Print version ISSN 0036-3634
Salud pública Méx vol.51 suppl.4 Cuernavaca Jan. 2009
PUBLIC HEALTH PAGES
Teresa González de Cossío, Juan Rivera Dommarco, Gladys López Acevedo, Gloria M, Rubio Soto, (eds). Nutrición y pobreza. Política pública basada en evidencia. México: Banco Mundial/Secretaría de Desarrollo Social, 2008.The Minister was awakened at 5:30 in the morning by the sound of his cell phone ringing. It was the Prime Minister.
Minister, it's good that you are already awake. I would like to ask you to do something very important The prime minister said hurriedly. As you may remember, in the coming month I will be attending the Summit of Countries Fighting for the Flora and Fauna of Plentiful Rivers; it is a very important meeting at which I will have the opportunity to speak of our country's accomplishments in this area to leaders from all over the world. It occurred to me that for this occasion we could launch a new program to increase the number of carp, European lobster and harlequin frogs, like the ones on my ranch, in the largest rivers in the south of the country. I already spoke to the Minister of Foreign Affairs and asked him to begin the procedures to import, if necessary, some of these species from abroad. I also spoke recently to the Minister of Finance, asking him to look into ways to finance this important project. I would like you to prepare a draft summary of this program, which will be coordinated within your department; please have it ready by next Monday morning. Best regards.
The Prime Minister spoke at the summit about the importance of biodiversity, water and life, and he announced the introduction of the Special Program for Protected Fresh-Water Species, the first of its kind in the world. With this program they hoped not only to increase the density of fauna in the country's rivers, but also to strengthen the economy and tourism in the region in the future. The budget for the first year of the project was 100 million dollars; it generated 20 positions in the ministry and began operation in the eastern part of the country, as suggested by members of Parliament from this region.
It is naïve to think that public policy, in any part of the world, would not be affected by the vagaries of the political situation of the time. Public policy decisions are made in the midst of serious time restrictions, multiple pressures, and often looking for results in the short-term. That is the nature of these types of decisions.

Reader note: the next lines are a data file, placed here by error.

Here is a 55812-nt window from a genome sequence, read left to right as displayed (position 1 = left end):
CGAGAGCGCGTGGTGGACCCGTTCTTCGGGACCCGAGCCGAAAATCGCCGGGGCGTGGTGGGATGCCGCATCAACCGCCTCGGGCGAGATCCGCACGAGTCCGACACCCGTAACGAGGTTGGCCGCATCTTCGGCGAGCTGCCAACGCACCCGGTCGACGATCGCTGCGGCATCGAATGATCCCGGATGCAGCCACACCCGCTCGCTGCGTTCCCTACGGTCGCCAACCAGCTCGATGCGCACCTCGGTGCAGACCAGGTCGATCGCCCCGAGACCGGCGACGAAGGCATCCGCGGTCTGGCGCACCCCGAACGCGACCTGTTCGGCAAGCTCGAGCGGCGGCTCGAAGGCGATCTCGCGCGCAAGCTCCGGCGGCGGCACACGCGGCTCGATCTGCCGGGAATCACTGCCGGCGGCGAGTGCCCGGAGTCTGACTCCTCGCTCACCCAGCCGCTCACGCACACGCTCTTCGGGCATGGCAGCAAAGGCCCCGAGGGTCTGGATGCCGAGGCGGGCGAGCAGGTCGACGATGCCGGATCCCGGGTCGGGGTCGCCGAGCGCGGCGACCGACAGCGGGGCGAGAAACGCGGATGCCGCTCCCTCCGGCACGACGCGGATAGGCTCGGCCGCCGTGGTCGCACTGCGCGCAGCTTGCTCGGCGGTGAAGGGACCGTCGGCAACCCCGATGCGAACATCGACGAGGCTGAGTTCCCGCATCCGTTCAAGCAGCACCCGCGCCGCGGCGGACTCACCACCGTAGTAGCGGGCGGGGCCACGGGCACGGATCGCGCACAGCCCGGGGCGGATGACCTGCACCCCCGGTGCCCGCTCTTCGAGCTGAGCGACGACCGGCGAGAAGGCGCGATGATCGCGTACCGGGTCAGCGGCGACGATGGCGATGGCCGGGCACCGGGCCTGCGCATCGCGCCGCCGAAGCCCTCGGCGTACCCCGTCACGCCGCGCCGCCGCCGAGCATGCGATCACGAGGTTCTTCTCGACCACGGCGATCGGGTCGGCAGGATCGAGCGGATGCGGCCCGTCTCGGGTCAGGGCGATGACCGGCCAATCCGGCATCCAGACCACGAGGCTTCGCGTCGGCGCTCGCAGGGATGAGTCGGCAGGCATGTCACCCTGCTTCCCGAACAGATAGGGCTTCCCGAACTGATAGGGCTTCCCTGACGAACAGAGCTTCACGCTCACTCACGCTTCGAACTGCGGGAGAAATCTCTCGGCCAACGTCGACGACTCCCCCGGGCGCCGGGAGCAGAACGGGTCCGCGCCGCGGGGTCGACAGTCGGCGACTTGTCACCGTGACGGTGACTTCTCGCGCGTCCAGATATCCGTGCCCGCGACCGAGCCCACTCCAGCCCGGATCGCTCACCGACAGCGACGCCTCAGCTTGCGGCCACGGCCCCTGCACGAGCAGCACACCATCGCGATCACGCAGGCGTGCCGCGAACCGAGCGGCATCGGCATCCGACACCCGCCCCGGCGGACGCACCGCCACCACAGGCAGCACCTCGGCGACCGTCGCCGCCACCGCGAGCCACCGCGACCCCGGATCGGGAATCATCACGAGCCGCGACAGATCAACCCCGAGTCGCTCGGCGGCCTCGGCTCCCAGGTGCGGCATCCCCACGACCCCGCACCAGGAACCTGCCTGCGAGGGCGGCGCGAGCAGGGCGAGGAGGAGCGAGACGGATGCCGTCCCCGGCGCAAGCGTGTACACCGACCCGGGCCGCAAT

Furthermore, those of us who design programs, strategies and public actions are human beings with strengths and weaknesses. Unfortunately, there is no Divine Law describing the path to follow in order to improve academic achievement, reduce poverty, increase the salary of the rural worker, reduce global warming, improve the quality of education, avoid epidemics, etc. Instead, what we have been doing since the beginning of time are experiments in trial and error. Sometimes public policy actions are successful, and other times they fail to yield results. All of this obviously depends on how these public actions are carried out.
For this reason, it is essential to have science, technology, and information involved in the process of designing public policy. Programs and strategies will have better results when their actions have been evaluated and their problems and successes documented. Therefore the publication of the book Nutrition and Poverty: Evidence-based Public Policy comes as good news for those who make decisions in public policy programs and strategies; it strives to "contribute to the improvement of public policies in nutrition, especially those geared toward populations living in poverty. [It] provides current information on the nutritional status of the Mexican population and analyzes the evidence regarding the appropriateness, focus and effectiveness of the main programs that combat poverty with nutrition-based objectives (which have been implemented in the country)...".